Helping your Child to Read at ? Helping your Child to Read at Home The more you read, the more

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    19-Aug-2018

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  • Helping your Child to Read at Home

    The more you read, the more things you will know. The more you learn, the more places youll go

    (Dr. Seuss)

    Reading is Important

    At Isaac Newton Academy our aim is to equip every child with the knowledge, learning power and

    character necessary for success at university and beyond. In order for our students to meet our

    challenging targets and high aspirations they must become highly proficient, fluent, enrhusiastic

    readers.

    There is a strong relationship between being an accomplished reader and enjoying top grades and

    success in life.

    Research also shows that when families promote the idea that reading is a good form of

    entertainment and a source of pleasure children are more likely to be more motivated to read. It is

    therefore really important that you read with your child and model that reading is enjoyable and

    worthwhile.

    What we are doing differently at Isaac Newton Academy

    At Isaac Newton Academy we want our students to become confident, fluent, enthusiastic

    readers. We also want them to develop the habit of reading and a love of reading that will last a

    lifetime.

    - Your child has a one hour reading lesson in the library every week during Year 7, in addition

    to five hours of English lessons

    - Your child is expected to read for pleasure for at least 20 minutes each day

    - We test students reading ages at the start of Year 7 and we monitor their progress in

    reading during the year. We also let you know your childs current reading age and how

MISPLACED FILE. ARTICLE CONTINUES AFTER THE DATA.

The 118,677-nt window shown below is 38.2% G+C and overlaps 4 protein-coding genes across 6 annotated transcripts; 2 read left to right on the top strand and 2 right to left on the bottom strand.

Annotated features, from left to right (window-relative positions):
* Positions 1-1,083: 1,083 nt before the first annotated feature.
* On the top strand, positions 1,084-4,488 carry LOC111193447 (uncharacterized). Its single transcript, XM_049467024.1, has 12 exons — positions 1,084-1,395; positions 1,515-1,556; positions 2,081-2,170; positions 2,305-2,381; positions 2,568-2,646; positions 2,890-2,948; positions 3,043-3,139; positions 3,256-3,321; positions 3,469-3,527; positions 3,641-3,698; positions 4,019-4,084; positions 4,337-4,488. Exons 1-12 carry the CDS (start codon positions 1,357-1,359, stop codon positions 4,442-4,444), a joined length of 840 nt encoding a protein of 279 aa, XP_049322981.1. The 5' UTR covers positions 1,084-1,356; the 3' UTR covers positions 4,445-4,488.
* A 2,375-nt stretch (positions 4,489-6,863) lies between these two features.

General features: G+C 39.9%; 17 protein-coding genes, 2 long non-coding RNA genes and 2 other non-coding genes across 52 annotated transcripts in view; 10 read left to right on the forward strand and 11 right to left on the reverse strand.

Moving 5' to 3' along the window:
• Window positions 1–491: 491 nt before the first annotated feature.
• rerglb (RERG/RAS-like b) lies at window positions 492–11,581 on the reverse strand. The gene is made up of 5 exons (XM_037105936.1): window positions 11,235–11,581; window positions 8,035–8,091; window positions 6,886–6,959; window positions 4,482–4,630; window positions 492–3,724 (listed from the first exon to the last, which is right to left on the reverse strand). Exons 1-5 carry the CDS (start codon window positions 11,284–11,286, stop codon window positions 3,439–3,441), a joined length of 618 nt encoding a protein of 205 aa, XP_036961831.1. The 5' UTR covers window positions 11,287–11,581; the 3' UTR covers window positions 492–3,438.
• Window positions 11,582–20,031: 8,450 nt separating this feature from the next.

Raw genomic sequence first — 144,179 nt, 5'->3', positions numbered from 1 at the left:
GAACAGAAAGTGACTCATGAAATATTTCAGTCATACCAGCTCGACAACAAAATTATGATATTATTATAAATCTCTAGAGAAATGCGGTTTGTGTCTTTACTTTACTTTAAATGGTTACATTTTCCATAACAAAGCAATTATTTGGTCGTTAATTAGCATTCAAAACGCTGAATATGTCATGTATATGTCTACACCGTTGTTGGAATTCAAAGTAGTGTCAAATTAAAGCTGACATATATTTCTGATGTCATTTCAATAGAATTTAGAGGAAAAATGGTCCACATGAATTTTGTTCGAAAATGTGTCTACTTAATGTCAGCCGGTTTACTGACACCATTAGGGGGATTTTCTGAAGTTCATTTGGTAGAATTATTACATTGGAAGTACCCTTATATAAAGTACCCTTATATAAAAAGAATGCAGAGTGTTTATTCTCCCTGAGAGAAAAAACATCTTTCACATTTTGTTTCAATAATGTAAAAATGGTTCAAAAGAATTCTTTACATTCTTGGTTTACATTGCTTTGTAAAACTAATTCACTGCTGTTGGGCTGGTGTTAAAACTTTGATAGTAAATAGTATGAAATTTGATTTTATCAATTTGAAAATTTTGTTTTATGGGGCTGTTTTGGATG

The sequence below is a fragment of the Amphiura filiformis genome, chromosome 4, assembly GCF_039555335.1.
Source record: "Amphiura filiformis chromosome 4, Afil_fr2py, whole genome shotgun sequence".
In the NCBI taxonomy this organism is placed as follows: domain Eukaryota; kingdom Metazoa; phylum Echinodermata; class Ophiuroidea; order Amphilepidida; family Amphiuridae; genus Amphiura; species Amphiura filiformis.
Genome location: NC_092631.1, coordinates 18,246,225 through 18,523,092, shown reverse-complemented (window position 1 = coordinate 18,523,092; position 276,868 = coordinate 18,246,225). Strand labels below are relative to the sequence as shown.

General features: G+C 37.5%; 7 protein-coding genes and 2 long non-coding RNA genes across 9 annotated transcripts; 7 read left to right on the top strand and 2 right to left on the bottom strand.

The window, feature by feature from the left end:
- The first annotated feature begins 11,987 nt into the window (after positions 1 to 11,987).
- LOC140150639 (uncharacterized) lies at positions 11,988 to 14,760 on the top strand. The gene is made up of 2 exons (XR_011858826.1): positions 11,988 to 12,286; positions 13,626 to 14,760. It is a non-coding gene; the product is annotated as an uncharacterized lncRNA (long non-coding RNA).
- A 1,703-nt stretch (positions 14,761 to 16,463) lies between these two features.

he/she is progressing

    - Students whose reading age is significantly below expectation are given extra support and

    more opportunities to develop their reading. We invite parents of these children into school

    to read with their child and to observe a reading lesson taking place

    - Your childs form tutor hosts a weekly discussion about the books his/her class has been

    reading

    - Every member of staff at Isaac Newton Academy is considered to be a teacher of reading

    and models the habit of reading

    - All staff are trained on how to support and develop students reading skills

    - Students are praised and recognised when they have tried hard with their reading and when

    they have made progress

    - Books are used as awards as part of the Praise and Recognition Policy

  • How you can help

    Read aloud to your child. Reading aloud helps children to learn the language of books and

    encourages them to enjoy books and reading

    Talk about books, read together and make reading an enjoyable, shared activity

    Make sure there is a wide range of reading material for your child at home, both fiction and

    non-fiction

    Read the newspapers together and talk about the news stories

    Read to your child in your home language if English is not your first language. Experience

    shows that using your home language will help your child to learn to read better in English

    Try not to let television intrude upon reading time. Make it a special time for your child,

    away from interruptions

    Listen to your child read every day, even if its only a couple of pages

    Take your child to the library and choose books together

    Let your child see you reading and tell him/her about what youre reading

    Give books as presents and treats

    Top Tips for Listening to Your Child Read

    Before reading: talk about the cover, the title, the pictures, and discuss what the book may

    be about

    During reading: discuss what has been read up to that point, and imagine what will happen

    next

    After reading: ask questions about the story and share your views on it

    When reading a harder book together, take turns

    On finding an unknown word:

    - Pause to give your child time to work out the word

    - Go back to the beginning of the sentence, or read just the difficult word to the end of the

    sentence

    - Look for a clue in the words

    - Look for the first letter and think about what the words could be

    - Ask Does this make sense?

    - Try to sound the word out

    - If necessary, tell your child the word

    Praise your child for trying, even if mistakes are made

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